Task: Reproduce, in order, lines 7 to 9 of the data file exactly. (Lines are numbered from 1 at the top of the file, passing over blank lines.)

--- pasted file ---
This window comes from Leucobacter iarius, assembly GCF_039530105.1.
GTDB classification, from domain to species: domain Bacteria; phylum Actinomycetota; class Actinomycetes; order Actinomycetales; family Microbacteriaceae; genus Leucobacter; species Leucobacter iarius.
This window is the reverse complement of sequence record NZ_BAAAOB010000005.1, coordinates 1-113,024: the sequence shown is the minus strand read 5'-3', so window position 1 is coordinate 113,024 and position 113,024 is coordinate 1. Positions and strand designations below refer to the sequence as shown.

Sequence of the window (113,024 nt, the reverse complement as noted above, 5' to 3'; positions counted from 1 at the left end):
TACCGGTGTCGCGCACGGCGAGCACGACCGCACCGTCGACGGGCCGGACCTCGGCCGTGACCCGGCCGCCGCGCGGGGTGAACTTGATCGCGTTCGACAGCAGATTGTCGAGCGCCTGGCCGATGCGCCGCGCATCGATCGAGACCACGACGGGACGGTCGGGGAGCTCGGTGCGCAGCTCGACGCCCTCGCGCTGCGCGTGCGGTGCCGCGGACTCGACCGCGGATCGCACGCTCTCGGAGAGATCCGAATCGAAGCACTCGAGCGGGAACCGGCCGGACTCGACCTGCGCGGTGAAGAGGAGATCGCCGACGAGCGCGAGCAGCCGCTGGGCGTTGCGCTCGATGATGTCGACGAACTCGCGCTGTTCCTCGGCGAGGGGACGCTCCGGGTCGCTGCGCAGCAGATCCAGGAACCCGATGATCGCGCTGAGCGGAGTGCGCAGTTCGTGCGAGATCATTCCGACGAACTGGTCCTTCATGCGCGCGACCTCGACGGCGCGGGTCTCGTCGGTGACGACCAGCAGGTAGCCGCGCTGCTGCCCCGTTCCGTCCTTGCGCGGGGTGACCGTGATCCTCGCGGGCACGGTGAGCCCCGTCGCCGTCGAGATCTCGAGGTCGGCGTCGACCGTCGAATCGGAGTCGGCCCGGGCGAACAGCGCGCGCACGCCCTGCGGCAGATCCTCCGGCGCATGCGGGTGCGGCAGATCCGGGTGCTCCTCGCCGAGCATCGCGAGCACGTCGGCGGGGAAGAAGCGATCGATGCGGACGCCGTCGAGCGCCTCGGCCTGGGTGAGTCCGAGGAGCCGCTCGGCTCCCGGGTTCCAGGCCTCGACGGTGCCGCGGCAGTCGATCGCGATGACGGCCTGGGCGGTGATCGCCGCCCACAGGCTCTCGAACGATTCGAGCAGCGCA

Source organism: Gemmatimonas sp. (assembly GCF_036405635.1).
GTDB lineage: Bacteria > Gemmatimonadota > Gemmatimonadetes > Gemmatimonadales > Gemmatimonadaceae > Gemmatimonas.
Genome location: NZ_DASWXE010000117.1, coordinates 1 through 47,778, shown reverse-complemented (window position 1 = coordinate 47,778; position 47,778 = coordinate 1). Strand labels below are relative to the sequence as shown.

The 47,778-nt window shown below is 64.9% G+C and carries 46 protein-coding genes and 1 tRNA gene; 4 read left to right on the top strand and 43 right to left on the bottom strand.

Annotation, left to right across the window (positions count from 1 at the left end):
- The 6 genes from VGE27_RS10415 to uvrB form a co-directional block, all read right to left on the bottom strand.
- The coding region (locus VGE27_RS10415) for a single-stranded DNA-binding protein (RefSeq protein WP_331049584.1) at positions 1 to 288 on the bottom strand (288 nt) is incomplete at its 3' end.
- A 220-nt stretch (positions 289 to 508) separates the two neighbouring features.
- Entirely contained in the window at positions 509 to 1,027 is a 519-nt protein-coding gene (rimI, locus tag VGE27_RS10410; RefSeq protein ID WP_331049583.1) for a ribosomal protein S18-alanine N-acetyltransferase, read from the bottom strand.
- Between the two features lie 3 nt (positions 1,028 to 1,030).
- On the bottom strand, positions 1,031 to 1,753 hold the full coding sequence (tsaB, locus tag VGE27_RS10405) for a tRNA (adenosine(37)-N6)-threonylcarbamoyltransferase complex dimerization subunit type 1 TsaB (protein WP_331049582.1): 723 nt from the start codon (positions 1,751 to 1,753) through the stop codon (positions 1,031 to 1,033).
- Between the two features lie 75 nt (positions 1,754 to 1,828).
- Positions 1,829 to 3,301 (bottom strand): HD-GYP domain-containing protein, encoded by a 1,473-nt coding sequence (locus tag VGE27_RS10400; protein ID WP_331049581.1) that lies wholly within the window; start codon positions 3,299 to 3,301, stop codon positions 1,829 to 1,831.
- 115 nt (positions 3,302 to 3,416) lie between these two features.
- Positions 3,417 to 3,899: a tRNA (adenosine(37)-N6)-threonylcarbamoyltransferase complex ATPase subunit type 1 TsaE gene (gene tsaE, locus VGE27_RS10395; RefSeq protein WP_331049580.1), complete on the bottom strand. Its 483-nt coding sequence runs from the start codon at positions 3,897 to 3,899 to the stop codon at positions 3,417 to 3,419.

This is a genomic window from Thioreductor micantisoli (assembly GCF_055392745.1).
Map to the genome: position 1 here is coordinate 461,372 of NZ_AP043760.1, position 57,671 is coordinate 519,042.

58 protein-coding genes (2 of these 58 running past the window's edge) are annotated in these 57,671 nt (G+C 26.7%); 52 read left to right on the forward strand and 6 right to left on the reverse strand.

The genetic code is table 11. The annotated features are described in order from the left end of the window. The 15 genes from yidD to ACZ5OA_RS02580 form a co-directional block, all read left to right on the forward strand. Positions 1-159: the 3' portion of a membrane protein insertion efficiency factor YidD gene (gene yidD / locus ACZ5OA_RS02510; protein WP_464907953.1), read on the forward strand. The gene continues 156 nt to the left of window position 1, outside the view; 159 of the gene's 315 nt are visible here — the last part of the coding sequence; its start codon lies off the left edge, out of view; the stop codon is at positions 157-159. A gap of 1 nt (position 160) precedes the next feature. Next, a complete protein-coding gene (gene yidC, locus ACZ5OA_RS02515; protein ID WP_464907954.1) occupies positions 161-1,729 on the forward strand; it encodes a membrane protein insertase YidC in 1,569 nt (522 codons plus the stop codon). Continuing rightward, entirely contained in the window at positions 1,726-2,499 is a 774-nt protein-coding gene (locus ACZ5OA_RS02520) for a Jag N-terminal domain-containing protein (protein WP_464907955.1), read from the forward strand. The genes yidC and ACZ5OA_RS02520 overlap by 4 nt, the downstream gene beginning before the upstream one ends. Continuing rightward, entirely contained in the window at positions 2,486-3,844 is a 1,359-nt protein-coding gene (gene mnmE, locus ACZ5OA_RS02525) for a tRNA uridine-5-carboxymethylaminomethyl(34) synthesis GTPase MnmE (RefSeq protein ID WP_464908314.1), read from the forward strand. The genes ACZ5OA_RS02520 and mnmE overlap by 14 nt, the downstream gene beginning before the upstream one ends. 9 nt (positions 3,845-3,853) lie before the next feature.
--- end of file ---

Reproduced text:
GTDB lineage: Bacteria > Gemmatimonadota > Gemmatimonadetes > Gemmatimonadales > Gemmatimonadaceae > Gemmatimonas.
Genome location: NZ_DASWXE010000117.1, coordinates 1 through 47,778, shown reverse-complemented (window position 1 = coordinate 47,778; position 47,778 = coordinate 1). Strand labels below are relative to the sequence as shown.

The 47,778-nt window shown below is 64.9% G+C and carries 46 protein-coding genes and 1 tRNA gene; 4 read left to right on the top strand and 43 right to left on the bottom strand.